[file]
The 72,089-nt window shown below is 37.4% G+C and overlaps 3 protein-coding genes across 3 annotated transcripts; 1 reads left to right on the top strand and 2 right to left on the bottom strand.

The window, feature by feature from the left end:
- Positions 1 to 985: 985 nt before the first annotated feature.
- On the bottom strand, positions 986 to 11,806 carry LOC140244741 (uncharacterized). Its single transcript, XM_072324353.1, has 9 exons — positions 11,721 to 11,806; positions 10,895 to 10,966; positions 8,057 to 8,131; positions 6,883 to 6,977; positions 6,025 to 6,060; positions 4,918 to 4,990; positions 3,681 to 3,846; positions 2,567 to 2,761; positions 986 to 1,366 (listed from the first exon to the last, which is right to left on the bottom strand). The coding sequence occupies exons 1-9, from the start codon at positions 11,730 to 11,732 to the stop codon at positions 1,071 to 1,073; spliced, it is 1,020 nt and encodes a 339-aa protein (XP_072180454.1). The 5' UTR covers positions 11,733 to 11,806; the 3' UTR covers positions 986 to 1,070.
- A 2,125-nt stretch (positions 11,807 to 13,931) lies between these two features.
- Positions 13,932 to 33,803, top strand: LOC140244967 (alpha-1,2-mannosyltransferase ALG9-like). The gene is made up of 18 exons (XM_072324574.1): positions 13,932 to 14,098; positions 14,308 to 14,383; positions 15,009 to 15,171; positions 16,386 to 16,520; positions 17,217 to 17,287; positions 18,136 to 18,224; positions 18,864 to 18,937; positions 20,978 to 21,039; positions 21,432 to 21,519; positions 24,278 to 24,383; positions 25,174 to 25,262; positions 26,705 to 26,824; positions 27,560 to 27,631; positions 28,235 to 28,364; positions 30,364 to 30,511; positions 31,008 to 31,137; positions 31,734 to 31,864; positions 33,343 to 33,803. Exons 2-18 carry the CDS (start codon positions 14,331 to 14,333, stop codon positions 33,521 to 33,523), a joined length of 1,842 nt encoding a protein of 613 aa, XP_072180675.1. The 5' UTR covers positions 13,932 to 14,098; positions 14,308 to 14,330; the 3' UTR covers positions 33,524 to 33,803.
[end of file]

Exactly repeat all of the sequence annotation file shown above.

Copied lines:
The 72,089-nt window shown below is 37.4% G+C and overlaps 3 protein-coding genes across 3 annotated transcripts; 1 reads left to right on the top strand and 2 right to left on the bottom strand.

The window, feature by feature from the left end:
- Positions 1 to 985: 985 nt before the first annotated feature.
- On the bottom strand, positions 986 to 11,806 carry LOC140244741 (uncharacterized). Its single transcript, XM_072324353.1, has 9 exons — positions 11,721 to 11,806; positions 10,895 to 10,966; positions 8,057 to 8,131; positions 6,883 to 6,977; positions 6,025 to 6,060; positions 4,918 to 4,990; positions 3,681 to 3,846; positions 2,567 to 2,761; positions 986 to 1,366 (listed from the first exon to the last, which is right to left on the bottom strand). The coding sequence occupies exons 1-9, from the start codon at positions 11,730 to 11,732 to the stop codon at positions 1,071 to 1,073; spliced, it is 1,020 nt and encodes a 339-aa protein (XP_072180454.1). The 5' UTR covers positions 11,733 to 11,806; the 3' UTR covers positions 986 to 1,070.
- A 2,125-nt stretch (positions 11,807 to 13,931) lies between these two features.
- Positions 13,932 to 33,803, top strand: LOC140244967 (alpha-1,2-mannosyltransferase ALG9-like). The gene is made up of 18 exons (XM_072324574.1): positions 13,932 to 14,098; positions 14,308 to 14,383; positions 15,009 to 15,171; positions 16,386 to 16,520; positions 17,217 to 17,287; positions 18,136 to 18,224; positions 18,864 to 18,937; positions 20,978 to 21,039; positions 21,432 to 21,519; positions 24,278 to 24,383; positions 25,174 to 25,262; positions 26,705 to 26,824; positions 27,560 to 27,631; positions 28,235 to 28,364; positions 30,364 to 30,511; positions 31,008 to 31,137; positions 31,734 to 31,864; positions 33,343 to 33,803. Exons 2-18 carry the CDS (start codon positions 14,331 to 14,333, stop codon positions 33,521 to 33,523), a joined length of 1,842 nt encoding a protein of 613 aa, XP_072180675.1. The 5' UTR covers positions 13,932 to 14,098; positions 14,308 to 14,330; the 3' UTR covers positions 33,524 to 33,803.